Jackson to D.C. Flight Here to Stay | Jackson Free Press | Jackson, MS

Jackson to D.C. Flight Here to Stay

U.S. Airways announced that the U.S. Department of Transportation is letting the Jackson to Washington, D.C. route remain active.

U.S. Airways announced that the U.S. Department of Transportation is letting the Jackson to Washington, D.C. route remain active. Photo by Courtesy T.M. Wolf

— Mississippians who need to fly from the state capital to the nation's capital can breathe a sigh of relief.

U.S. Airways, which took over Delta Airline's nonstop route from the Jackson-Medgar Wiley Evers International Airport to Ronald Reagan Washington National Airport in March, announced that the U.S. Department of Transportation is letting the route remain active.

Delta discontinued the flights March 2. On March 5, US Airways picked it up with provisional approval from USDOT. Ray LaHood, the federal transportation secretary, informed elected officials of the decision to grant permanent authority earlier in the week.

Gov. Phil Bryant lauded LaHood and Mississippi's congressional delegation, calling the route "critical to economic development, defense contractors and military personnel who routinely travel to Washington, D.C."



The five carriers that serve Jackson's airport shuttled 1.2 million passengers between June 2011 and June 2012. That was a decrease of 0.5 percent in the same period the previous year.

While passenger travel is down slightly, more cargo is moving through Jackson's air terminal. In June, 850 tons of air cargo moved through JAN compared to 1 million pounds in June 2011, a 12 percent increase.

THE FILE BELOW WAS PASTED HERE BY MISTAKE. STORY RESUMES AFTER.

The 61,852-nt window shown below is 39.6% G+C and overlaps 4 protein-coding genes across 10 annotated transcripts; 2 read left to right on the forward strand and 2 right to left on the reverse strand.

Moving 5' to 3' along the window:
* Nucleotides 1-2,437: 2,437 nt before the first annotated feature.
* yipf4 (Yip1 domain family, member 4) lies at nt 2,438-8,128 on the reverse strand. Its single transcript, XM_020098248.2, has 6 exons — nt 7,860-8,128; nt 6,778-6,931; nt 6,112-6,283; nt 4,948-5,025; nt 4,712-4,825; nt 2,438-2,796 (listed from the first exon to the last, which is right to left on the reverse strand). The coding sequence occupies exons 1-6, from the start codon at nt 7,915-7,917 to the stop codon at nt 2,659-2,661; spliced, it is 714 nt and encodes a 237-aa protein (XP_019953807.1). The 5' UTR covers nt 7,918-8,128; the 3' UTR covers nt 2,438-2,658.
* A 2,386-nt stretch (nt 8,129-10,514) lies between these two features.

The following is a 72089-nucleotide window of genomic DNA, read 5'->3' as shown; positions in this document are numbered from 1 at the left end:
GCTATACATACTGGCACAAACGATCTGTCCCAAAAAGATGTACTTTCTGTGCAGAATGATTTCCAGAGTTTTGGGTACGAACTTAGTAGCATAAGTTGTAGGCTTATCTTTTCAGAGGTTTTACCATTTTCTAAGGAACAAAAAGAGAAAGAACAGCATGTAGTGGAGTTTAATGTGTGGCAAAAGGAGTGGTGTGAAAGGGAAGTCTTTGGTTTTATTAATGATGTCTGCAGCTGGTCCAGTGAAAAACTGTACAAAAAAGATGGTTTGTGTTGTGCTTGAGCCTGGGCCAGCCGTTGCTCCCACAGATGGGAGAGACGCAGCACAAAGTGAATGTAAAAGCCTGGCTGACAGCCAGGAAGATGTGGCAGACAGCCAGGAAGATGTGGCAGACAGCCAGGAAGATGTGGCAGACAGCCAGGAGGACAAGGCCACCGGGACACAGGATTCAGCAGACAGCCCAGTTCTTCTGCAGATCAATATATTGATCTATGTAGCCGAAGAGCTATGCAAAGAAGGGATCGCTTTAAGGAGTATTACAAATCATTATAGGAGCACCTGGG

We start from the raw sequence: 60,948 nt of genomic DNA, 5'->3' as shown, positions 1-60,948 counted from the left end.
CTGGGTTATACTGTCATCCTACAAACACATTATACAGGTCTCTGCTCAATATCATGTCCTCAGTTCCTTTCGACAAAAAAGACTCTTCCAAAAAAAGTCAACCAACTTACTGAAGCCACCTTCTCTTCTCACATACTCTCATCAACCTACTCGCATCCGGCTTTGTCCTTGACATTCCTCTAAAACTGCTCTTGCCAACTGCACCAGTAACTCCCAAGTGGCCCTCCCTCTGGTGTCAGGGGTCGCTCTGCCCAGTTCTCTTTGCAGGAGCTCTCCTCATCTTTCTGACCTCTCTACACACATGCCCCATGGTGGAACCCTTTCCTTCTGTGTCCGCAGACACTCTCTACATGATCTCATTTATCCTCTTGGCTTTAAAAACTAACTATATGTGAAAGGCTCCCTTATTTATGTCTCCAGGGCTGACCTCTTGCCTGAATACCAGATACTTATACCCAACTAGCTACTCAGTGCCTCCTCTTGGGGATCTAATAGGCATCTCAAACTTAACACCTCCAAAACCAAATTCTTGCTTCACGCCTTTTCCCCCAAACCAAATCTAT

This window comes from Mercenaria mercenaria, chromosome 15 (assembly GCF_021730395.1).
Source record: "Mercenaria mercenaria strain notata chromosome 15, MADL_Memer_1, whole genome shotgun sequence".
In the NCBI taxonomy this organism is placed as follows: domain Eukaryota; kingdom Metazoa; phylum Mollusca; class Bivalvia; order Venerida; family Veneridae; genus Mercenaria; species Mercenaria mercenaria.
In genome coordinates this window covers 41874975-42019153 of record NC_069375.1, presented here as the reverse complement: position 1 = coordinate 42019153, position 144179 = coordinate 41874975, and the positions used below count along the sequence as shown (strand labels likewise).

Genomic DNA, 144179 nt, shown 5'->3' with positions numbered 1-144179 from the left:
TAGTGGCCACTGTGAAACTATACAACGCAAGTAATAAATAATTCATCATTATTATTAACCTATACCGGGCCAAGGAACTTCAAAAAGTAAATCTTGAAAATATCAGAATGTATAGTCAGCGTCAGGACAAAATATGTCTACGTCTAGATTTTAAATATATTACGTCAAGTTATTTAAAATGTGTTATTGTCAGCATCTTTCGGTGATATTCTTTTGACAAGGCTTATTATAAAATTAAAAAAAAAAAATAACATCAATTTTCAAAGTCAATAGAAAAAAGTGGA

Democratic Congressman Bennie Thompson, the ranking member on the House Homeland Security Committee, said making the flight permanent would benefit central Mississippi's civic leaders, the business community, advocacy groups, schools and tourists throughout Central Mississippi

Duane O'Neill, chief executive officer of the Greater Jackson Chamber Partnership, called landing the flight a "major victory" considering Jackson was competing against Louisville, La. and Oklahoma City, Okla. for the flights to DCA, which the federal government limits because of the airport's close proximity to Washington, D.C, just over the Potomac River.

"Permanent status for this U.S. Airways flight is extremely important to the economic future of our greater Jackson region," O'Neill said in a press release.

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Comments

robbier 8 years ago

An increase from 1 million pounds (500 tons) to 850 tons is a 70% increase; not sure where 12% came from, or why you didn't stay parallel w/ tonnage.

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